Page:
Spice girl of the west


A former city lawyer turned cook and writer is bringing her modern Pakistani food to Dublin. MARIE-CLAIRE DIGBYmeets the Pukka Paki, Sumayya Jamil

‘It’s meant to be provocative.” Sumayya Jamil is aware that Pukka Paki, the name she has given her London food business, is controversial. “People may be uncomfortable using it – it has been used in derogatory terms, sadly – but I want to bring the name Paki back to its roots because it has a good meaning, Paki means pure, and of course pukka has become part of the dictionary here.”

Jamil, an erudite and eloquent woman, was a lawyer working in the City before embarking on a new career teaching classes in Pakistani cooking, running supper clubs, and writing about her native cuisine for magazines, newspapers and in her popular blog, pukkapaki.com.

She is bringing her interpretation of Pakistani cooking, which is modern and vibrant while respecting tradition, to Dublin restaurant Kinara Kitchen in Ranelagh, for an event next Friday night, February 1st. Her 15-course menu of regional Pakistani dishes will be served with cocktails created to compliment the food by bar manager Paul Lambert.

“It was interesting working with a restaurant chef ,” Jamil says. She worked in the Kinara kitchen with head chef Rajendra Mohite as they adapted her home kitchen recipes to a restaurant setting. “There’s been good banter and I’ve learned a lot from it.”

The €80 a head banquet (cocktails included), at which Jamil will talk about the origins of her dishes, is being billed as a Girls’ Night. “I’ve seen a growing trend in girls eating out in groups,” says Kinara Kitchen co-owner Sean Collender who is confident that it will be a success despite the restriction.

The menu will begin with a selection of street food snacks, before seven regional meat, fish and vegetable dishes are served, family style, with nutty biryani, sweet nan, paratha and beetroot and jaggery raita on the side. The raita is one of three of Jamil’s recipes which were included in Madhur Jaffrey’s most recent book, Curry Nation.

Desserts will be a highlight of the night. “They’re one of my favourite things to make, not so much to eat, but to make definitely,” Jamil says. “I love feeding people, I am more of a feeder than an eater. People think that Pakistani desserts are heavy. My idea is to dispel that idea by bringing the flavours of Pakistani desserts into something more western, and bringing a few western flavours into Pakistani dishes.”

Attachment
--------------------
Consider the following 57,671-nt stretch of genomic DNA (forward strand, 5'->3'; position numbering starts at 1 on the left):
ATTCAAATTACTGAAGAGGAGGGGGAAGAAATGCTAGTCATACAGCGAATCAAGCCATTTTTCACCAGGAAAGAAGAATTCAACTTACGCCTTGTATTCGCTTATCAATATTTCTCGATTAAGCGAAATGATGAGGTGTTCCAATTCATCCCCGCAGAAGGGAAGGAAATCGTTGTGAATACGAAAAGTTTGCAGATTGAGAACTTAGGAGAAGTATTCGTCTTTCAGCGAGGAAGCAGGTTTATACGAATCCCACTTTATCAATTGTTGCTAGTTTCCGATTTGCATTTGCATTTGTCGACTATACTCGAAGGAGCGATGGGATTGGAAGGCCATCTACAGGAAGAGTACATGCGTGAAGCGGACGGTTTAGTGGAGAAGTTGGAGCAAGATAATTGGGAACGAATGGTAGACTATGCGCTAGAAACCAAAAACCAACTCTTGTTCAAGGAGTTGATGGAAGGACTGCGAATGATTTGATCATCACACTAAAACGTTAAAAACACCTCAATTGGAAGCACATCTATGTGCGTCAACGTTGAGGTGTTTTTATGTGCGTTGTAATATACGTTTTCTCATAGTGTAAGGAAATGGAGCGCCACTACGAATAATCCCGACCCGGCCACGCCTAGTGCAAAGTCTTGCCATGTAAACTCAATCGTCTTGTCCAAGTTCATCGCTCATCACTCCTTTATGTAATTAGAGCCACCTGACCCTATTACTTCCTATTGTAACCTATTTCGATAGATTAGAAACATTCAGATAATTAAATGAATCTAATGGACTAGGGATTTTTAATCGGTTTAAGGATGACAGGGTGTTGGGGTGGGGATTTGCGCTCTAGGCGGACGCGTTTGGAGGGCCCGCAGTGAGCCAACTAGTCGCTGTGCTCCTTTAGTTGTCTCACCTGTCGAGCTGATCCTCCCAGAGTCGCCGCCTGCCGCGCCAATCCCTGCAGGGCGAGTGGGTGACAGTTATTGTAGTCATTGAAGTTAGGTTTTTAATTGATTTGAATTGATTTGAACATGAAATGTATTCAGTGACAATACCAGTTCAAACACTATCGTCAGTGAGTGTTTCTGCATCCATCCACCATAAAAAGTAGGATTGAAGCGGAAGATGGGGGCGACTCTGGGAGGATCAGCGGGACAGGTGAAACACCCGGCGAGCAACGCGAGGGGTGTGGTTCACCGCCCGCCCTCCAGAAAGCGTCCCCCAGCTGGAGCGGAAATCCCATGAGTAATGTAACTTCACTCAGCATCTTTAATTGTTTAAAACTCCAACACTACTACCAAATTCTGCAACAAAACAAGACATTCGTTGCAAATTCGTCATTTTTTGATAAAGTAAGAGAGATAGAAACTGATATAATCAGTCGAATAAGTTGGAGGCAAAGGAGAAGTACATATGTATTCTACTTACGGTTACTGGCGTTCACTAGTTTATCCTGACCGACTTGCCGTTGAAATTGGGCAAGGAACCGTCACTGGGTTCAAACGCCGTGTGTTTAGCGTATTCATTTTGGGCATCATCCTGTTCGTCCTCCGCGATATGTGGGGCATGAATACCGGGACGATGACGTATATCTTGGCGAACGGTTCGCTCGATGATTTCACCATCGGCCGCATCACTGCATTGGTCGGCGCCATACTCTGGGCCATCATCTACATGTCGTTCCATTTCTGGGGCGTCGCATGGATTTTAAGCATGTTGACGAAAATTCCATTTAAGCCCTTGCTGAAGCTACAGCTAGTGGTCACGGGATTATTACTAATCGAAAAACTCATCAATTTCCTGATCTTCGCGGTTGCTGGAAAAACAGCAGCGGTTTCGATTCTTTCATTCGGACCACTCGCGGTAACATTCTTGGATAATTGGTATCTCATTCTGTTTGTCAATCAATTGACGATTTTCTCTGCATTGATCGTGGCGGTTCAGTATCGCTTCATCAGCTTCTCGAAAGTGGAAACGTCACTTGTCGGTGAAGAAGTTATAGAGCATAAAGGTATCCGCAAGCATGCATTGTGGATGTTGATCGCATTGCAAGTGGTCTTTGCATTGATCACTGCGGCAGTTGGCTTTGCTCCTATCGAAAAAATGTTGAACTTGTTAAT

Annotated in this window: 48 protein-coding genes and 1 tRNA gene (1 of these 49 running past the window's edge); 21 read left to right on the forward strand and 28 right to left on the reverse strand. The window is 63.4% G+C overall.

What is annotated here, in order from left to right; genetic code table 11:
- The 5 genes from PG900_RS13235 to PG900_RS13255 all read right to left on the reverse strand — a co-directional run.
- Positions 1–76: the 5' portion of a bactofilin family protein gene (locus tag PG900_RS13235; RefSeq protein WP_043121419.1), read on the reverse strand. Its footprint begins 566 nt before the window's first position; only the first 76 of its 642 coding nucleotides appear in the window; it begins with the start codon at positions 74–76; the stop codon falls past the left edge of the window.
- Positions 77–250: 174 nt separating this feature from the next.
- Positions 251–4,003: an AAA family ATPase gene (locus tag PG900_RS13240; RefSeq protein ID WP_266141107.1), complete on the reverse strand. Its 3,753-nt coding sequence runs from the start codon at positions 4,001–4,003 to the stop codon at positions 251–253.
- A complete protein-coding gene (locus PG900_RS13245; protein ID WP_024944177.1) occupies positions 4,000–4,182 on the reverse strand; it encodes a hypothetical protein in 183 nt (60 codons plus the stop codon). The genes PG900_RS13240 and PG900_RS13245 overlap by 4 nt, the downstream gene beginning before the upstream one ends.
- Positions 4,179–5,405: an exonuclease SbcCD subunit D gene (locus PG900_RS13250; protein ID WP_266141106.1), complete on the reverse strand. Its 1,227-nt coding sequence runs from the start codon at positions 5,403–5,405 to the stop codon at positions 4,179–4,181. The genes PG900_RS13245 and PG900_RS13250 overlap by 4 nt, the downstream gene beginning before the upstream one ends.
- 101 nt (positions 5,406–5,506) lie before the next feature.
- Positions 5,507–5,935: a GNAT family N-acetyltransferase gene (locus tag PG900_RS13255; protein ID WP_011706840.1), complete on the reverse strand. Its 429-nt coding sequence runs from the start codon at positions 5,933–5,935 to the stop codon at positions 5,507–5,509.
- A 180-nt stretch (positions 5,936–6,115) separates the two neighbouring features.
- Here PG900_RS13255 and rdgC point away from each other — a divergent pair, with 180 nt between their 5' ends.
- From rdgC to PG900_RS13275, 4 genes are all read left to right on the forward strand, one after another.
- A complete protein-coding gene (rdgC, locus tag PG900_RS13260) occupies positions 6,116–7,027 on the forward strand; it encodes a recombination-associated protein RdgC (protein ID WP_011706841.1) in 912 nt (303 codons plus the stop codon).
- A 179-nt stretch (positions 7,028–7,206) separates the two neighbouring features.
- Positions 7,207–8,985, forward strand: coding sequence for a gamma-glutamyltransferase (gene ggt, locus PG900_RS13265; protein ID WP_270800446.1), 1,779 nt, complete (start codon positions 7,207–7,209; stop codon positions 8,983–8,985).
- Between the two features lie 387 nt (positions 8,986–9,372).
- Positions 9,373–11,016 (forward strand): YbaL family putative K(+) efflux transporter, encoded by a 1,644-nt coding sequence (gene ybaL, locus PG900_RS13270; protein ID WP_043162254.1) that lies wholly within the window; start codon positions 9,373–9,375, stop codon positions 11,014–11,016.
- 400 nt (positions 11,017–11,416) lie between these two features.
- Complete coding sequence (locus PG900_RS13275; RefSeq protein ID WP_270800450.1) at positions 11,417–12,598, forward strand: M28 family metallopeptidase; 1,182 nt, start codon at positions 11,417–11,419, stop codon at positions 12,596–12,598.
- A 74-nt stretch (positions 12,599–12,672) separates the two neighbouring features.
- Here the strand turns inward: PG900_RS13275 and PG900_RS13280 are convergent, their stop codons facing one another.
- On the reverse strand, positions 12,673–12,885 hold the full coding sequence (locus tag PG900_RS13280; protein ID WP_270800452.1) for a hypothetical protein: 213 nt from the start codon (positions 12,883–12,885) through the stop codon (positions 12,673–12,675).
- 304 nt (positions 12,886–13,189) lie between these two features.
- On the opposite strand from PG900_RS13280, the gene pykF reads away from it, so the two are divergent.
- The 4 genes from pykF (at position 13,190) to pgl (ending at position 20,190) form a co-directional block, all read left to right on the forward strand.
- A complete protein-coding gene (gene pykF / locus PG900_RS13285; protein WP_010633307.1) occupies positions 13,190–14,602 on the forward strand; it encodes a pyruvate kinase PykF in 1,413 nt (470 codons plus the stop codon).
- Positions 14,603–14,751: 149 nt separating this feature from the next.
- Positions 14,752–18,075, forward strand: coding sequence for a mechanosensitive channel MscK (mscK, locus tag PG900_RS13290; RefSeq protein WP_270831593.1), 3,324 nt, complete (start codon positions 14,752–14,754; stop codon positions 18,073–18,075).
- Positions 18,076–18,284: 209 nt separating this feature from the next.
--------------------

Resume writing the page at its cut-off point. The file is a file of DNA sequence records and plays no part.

Combining ingredients and cooking techniques from global influences is something Jamil says she picked up from her mother. Her father was a captain in the merchant navy (he is now a lawyer in Pakistan) and the family often travelled with him. Long stints at sea – “seven, eight, nine months at a stretch”, meant that as a child Jamil’s formal education at that stage was done by correspondence course, while her culinary knowledge was cultivated by watching her mother cook things she had discovered on her travels.

“There was a lot of experimentation, something she probably wouldn’t have done had she been in Pakistan. My earliest memories are of my mother cooking on the ships, because there wasn’t a lot to do, she used to spend her time cooking.”

Jamil is keen to differentiate between Pakistani and Indian cuisine. “I never realised what a passion I had for Pakistani cuisine until I left, about seven years ago. I did always cook it but I didn’t realise I was so obsessed with the differences of our cuisine and it really hit me when I moved to the UK because I realised how boxed-in south Asian food was in terms of the generic term ‘Indian food’.

“When I said Pakistani food, people said ‘It’s all the same’, but there’s a distinct flavour and aroma and the methods of cooking are slightly different. And one of the differences between the Indian and the Pakistani is that we eat lots of meat, tons of meat, so that comes out in our cuisine.”

Jamil travels home to Pakistan regularly, and is currently researching a cookery book. “There is a real celebration of food in our country. There’s not a lot to do there except to eat – eating is our biggest pastime, so the restaurants boom in Pakistan. Every year I go home I find 15, 20 new restaurants opening up. The Pakistani’s greatest pleasure is eating.”

Girls’ Night at Kinara Kitchen, Friday, February 1st, tel: 01-4060066. See pukkapaki.com


Recipe by Sumayya Jamil. Serves 10-12

60-70g chopped peeled pears, stewed until soft with 1 tbsp sugar, one whole star anise and half a cinnamon stick

1 litre whole milk

1 can sweet condensed milk

50g whole milk powder

300g ricotta cheese

2 tsp cornflour, made into thin paste with a little water

half tsp ground star anise

half tsp ground cinnamon

1 pinch saffron

2 tsp rose water

50g chopped blanched almonds, toasted slightly

In a saucepan, on medium heat, boil the whole milk until it reduces a little (15-20 minutes). Add the condensed milk and stir until dissolved. Now add the ricotta, powdered milk, spices and almonds. Add the cornflour mixture to thicken. Add the stewed pears (without the whole spices)and rose water. Take the mixture off the heat and allow it to cool before pouring into kulfi moulds, or a loaf tin, and freeze for seven to eight hours or overnight.

When ready to serve, allow the kulfi to defrost for a few minutes, which will make it easier to slide out of the mould to serve or to slice.

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